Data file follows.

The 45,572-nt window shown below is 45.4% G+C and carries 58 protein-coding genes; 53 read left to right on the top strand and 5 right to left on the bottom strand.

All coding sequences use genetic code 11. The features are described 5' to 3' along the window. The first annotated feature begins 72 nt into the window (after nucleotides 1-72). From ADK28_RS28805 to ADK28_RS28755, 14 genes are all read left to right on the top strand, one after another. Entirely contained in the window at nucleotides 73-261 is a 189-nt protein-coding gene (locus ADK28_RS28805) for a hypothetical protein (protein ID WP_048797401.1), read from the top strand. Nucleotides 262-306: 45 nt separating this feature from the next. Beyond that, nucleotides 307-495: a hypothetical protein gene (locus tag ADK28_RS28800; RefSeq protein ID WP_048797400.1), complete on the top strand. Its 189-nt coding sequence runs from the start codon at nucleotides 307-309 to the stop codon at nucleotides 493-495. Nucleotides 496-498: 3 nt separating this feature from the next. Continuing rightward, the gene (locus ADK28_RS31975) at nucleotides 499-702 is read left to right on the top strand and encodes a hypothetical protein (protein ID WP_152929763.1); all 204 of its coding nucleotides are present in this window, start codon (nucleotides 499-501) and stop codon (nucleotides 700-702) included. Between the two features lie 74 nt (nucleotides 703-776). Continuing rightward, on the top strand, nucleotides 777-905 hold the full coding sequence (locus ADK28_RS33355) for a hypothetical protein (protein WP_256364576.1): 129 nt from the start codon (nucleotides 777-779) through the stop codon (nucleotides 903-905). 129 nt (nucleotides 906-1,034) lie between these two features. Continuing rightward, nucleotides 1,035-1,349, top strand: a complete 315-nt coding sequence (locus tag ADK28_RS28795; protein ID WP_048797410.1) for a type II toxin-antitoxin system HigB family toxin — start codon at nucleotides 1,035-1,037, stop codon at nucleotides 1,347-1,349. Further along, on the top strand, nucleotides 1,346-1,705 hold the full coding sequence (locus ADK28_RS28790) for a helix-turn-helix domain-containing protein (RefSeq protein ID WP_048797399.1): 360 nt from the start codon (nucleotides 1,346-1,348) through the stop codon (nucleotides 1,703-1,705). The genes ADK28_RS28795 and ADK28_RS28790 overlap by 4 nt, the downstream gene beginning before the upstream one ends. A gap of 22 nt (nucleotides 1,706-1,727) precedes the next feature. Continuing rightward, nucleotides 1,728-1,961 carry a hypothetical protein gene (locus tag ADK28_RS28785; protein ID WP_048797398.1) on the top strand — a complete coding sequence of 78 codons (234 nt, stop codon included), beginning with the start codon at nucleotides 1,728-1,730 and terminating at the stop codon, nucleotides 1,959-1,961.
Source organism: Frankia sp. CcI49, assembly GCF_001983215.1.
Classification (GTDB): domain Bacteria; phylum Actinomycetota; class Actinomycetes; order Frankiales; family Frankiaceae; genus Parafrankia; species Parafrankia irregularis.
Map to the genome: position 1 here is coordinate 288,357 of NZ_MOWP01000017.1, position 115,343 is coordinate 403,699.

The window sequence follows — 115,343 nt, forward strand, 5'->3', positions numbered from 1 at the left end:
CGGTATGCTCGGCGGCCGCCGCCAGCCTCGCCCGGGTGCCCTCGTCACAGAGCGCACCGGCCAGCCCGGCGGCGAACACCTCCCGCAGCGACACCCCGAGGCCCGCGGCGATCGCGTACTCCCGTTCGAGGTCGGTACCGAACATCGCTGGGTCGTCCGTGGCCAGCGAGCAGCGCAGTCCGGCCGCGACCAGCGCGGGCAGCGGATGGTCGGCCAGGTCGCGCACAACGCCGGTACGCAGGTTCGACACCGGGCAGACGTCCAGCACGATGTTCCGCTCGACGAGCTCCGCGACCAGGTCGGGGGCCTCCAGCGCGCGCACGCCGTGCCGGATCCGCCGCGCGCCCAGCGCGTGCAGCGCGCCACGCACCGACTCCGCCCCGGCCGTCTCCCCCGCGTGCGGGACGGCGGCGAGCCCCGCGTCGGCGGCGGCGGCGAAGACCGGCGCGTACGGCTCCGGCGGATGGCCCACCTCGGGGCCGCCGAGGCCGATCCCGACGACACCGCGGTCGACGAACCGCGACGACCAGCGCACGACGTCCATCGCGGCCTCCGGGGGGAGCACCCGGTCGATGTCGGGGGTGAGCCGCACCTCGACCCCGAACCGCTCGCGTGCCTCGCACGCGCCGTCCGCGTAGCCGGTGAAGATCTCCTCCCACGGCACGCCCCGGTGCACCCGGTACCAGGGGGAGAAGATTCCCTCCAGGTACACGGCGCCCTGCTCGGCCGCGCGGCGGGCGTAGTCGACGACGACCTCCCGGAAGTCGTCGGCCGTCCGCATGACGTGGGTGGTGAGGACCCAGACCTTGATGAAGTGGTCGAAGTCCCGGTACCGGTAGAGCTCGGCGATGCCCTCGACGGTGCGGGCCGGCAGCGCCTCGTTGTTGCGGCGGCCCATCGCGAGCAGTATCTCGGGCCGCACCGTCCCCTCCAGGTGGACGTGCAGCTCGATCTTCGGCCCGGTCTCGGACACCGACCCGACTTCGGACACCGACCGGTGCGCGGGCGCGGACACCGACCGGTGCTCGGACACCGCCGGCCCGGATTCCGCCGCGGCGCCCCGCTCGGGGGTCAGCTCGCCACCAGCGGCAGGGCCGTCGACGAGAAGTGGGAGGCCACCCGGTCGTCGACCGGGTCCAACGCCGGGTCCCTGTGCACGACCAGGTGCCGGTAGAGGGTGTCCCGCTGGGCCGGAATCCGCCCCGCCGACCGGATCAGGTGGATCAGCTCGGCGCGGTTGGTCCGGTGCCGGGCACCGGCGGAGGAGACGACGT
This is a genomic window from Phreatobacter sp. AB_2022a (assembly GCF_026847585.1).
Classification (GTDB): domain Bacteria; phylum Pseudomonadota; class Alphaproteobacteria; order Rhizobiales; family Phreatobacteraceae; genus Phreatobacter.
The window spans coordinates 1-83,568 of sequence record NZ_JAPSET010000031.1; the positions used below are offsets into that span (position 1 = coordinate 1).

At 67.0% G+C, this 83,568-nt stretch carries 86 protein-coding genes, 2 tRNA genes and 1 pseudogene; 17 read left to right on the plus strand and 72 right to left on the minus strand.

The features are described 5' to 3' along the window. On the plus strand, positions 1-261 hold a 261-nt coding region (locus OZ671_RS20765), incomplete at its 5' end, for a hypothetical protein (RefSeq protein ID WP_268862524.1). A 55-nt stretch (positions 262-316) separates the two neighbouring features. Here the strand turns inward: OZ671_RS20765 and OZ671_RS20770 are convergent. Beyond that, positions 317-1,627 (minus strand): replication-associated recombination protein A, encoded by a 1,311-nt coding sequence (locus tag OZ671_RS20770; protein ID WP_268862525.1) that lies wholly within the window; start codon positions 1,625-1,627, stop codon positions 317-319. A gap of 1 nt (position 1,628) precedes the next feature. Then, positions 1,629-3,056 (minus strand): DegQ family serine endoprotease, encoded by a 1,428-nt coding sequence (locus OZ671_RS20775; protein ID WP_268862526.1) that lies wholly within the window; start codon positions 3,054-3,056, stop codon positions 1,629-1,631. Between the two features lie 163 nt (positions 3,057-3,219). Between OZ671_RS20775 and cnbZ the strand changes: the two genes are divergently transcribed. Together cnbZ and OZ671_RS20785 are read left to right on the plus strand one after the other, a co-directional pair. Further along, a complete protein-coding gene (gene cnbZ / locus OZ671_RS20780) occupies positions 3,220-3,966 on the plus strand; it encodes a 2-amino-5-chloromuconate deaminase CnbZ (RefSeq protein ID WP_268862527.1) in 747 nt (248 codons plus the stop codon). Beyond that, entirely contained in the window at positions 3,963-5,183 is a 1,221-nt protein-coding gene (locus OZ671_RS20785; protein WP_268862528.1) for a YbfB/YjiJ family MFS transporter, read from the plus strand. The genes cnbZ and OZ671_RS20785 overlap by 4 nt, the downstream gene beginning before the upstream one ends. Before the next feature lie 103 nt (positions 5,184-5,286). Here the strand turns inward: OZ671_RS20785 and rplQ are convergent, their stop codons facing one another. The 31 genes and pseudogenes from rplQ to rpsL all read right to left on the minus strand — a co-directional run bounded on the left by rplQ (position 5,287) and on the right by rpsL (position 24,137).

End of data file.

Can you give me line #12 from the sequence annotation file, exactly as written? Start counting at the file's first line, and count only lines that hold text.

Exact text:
The features are described 5' to 3' along the window. On the plus strand, positions 1-261 hold a 261-nt coding region (locus OZ671_RS20765), incomplete at its 5' end, for a hypothetical protein (RefSeq protein ID WP_268862524.1). A 55-nt stretch (positions 262-316) separates the two neighbouring features. Here the strand turns inward: OZ671_RS20765 and OZ671_RS20770 are convergent. Beyond that, positions 317-1,627 (minus strand): replication-associated recombination protein A, encoded by a 1,311-nt coding sequence (locus tag OZ671_RS20770; protein ID WP_268862525.1) that lies wholly within the window; start codon positions 1,625-1,627, stop codon positions 317-319. A gap of 1 nt (position 1,628) precedes the next feature. Then, positions 1,629-3,056 (minus strand): DegQ family serine endoprotease, encoded by a 1,428-nt coding sequence (locus OZ671_RS20775; protein ID WP_268862526.1) that lies wholly within the window; start codon positions 3,054-3,056, stop codon positions 1,629-1,631. Between the two features lie 163 nt (positions 3,057-3,219). Between OZ671_RS20775 and cnbZ the strand changes: the two genes are divergently transcribed. Together cnbZ and OZ671_RS20785 are read left to right on the plus strand one after the other, a co-directional pair. Further along, a complete protein-coding gene (gene cnbZ / locus OZ671_RS20780) occupies positions 3,220-3,966 on the plus strand; it encodes a 2-amino-5-chloromuconate deaminase CnbZ (RefSeq protein ID WP_268862527.1) in 747 nt (248 codons plus the stop codon). Beyond that, entirely contained in the window at positions 3,963-5,183 is a 1,221-nt protein-coding gene (locus OZ671_RS20785; protein WP_268862528.1) for a YbfB/YjiJ family MFS transporter, read from the plus strand. The genes cnbZ and OZ671_RS20785 overlap by 4 nt, the downstream gene beginning before the upstream one ends. Before the next feature lie 103 nt (positions 5,184-5,286). Here the strand turns inward: OZ671_RS20785 and rplQ are convergent, their stop codons facing one another. The 31 genes and pseudogenes from rplQ to rpsL all read right to left on the minus strand — a co-directional run bounded on the left by rplQ (position 5,287) and on the right by rpsL (position 24,137).